U.S. energy officials to visit UCI’s ‘breathing’ building
Project showcases energy savings as part of Obama’s Better Buildings Challenge
|Event:||UC Irvine will highlight its sophisticated Smart Labs, a centerpiece of its participation in President Obama’s Better Buildings Challenge, for visitors from the U.S. Department of Energy, including David Danielson, assistant secretary for energy efficiency and renewable energy.|
|Date:||Monday, Aug. 27, 2012|
|Time:||2 - 3:15 p.m.|
|Location:||Natural Sciences II (grid G6, building 402 on campus map)|
|Supplemental Information:||Media planning to attend should contact Cathy Lawhon at 949-824-1151 or firstname.lastname@example.org.|
2:10 p.m.: Introductory remarks
2:25 p.m.: Building tour, including mechanical room, lab tour and rooftop. Many photo opportunities.
2:50 p.m.: Media availability with participants.
The science labs in UCI’s Natural Sciences II building were retrofitted in 2011 with the goal of reducing its carbon footprint by 50 percent.
Engineers focused on how the building “breathes.” The entire internal air volume of a typical lab building is discharged into the atmosphere through high-velocity exhaust stacks every six to 10 minutes. An enormous amount of energy goes into supplying, heating or cooling, humidifying or dehumidifying, filtering, distributing and expelling the air, depending on a lab’s needs.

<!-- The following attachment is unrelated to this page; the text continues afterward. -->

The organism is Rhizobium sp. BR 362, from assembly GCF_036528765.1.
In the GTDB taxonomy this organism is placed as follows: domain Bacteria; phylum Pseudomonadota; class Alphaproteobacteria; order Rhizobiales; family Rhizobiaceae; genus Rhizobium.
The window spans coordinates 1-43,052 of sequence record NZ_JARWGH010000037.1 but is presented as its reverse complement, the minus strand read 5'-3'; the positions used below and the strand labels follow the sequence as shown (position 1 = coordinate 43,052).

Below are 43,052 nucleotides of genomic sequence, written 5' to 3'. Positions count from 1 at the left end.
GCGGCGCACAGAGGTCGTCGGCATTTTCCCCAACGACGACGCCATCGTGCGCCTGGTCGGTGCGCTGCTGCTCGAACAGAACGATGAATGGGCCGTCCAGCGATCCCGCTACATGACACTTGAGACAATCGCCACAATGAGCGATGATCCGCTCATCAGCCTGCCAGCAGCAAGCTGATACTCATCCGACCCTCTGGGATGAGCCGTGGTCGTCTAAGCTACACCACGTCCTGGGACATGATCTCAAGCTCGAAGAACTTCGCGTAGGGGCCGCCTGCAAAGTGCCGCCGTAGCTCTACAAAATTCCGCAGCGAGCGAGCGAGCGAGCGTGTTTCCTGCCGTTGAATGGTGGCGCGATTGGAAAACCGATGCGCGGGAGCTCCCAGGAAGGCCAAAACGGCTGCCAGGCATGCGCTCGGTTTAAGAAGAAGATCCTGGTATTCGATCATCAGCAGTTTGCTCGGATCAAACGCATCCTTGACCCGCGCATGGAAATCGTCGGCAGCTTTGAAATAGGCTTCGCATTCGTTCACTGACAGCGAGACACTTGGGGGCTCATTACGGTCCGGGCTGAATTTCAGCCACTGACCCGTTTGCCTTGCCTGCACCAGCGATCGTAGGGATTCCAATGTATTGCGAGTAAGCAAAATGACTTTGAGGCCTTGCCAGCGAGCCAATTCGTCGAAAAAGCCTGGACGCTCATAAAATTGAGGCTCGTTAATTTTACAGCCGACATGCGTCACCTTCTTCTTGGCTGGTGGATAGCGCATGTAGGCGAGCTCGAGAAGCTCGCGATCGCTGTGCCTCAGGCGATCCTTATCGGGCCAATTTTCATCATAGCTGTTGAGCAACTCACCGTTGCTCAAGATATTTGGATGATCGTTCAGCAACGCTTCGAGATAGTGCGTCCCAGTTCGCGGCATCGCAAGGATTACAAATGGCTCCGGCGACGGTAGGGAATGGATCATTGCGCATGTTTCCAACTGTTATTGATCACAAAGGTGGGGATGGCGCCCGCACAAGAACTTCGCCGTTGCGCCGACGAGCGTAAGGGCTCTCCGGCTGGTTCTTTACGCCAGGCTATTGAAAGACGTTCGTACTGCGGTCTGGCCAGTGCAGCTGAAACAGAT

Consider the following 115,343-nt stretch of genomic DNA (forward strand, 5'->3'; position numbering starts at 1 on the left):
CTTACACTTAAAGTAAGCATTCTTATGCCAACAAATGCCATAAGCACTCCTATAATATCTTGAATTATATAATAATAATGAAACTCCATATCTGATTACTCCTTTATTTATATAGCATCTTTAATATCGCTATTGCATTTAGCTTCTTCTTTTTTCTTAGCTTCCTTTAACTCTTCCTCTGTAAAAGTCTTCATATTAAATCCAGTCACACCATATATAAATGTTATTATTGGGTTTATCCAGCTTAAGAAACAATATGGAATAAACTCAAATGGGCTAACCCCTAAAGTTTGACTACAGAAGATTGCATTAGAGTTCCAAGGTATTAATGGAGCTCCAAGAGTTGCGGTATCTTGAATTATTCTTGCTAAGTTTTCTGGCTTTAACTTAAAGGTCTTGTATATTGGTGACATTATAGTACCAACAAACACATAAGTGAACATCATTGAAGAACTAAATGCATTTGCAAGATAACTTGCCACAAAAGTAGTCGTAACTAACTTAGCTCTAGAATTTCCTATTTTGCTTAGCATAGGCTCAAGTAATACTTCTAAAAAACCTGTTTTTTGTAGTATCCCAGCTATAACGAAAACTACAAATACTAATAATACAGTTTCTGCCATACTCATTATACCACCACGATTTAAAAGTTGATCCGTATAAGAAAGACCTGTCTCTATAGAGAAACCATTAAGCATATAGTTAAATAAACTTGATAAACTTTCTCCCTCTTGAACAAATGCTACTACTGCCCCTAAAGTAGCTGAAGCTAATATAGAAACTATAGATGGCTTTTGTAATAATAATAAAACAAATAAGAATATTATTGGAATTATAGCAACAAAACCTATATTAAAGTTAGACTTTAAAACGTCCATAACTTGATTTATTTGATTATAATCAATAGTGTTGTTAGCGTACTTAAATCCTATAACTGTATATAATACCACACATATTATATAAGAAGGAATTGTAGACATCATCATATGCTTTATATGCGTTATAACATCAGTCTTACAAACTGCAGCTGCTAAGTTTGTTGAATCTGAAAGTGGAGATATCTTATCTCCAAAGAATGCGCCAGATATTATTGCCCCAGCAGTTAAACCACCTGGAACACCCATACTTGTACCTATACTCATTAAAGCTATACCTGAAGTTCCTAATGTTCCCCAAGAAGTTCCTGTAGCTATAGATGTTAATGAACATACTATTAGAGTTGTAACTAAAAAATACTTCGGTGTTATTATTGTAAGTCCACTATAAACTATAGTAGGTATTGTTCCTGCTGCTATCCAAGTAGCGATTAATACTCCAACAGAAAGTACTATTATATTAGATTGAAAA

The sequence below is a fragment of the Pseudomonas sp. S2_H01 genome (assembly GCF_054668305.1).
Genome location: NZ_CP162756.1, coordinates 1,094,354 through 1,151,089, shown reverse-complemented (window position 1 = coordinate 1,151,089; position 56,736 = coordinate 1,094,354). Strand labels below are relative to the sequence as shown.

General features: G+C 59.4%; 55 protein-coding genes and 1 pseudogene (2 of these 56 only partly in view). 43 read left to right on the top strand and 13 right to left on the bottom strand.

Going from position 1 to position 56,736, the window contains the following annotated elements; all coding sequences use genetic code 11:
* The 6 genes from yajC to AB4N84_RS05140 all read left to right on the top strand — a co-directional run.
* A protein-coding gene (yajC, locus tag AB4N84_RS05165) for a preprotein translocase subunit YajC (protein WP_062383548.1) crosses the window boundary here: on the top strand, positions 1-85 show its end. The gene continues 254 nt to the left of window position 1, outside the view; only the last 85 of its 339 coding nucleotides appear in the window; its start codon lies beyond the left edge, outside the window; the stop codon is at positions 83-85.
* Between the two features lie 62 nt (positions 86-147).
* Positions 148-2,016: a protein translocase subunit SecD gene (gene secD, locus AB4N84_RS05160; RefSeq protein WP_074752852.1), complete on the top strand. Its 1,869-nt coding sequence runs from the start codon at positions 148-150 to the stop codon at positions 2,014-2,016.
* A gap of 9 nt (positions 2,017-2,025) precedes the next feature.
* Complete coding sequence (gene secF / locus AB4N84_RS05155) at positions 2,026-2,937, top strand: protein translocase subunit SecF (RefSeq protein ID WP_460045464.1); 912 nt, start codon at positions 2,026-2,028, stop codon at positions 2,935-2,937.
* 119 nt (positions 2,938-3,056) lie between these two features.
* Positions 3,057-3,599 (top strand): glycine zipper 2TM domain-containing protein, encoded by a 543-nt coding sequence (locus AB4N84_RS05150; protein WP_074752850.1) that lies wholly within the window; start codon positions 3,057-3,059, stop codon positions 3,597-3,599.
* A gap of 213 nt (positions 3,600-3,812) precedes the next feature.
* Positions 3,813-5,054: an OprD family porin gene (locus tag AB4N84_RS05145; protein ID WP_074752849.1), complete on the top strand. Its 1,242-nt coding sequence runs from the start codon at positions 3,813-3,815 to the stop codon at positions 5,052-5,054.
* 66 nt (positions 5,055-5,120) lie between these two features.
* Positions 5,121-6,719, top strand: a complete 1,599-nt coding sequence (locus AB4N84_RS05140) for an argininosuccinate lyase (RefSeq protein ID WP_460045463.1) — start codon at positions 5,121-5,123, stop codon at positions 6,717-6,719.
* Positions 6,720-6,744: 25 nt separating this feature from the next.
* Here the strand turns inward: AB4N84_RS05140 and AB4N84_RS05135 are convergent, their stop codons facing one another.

In new and retrofitted labs, airflow systems are integrated with sophisticated occupancy and air-quality sensors to tailor the air-exchange-per-hour rate to lab usage. When the facility is empty, for example, the rate is half what it would normally be.
Besides generating energy savings of as much as 50 percent, these Smart Labs supply staff with constant air-quality data, giving them valuable information about the safety of the building.
Obama’s Better Buildings Challenge aims at making commercial buildings 20 percent more energy efficient by 2020 and accelerating private-sector investment in energy efficiency. UCI is on track to show a 20 percent decrease in electrical usage from 2010 to 2012 and expects to achieve 40 percent savings on the main campus by 2020 – twice the President’s objective. The university was among the first to commit to the Better Buildings Challenge when the program was expanded to include the public sector.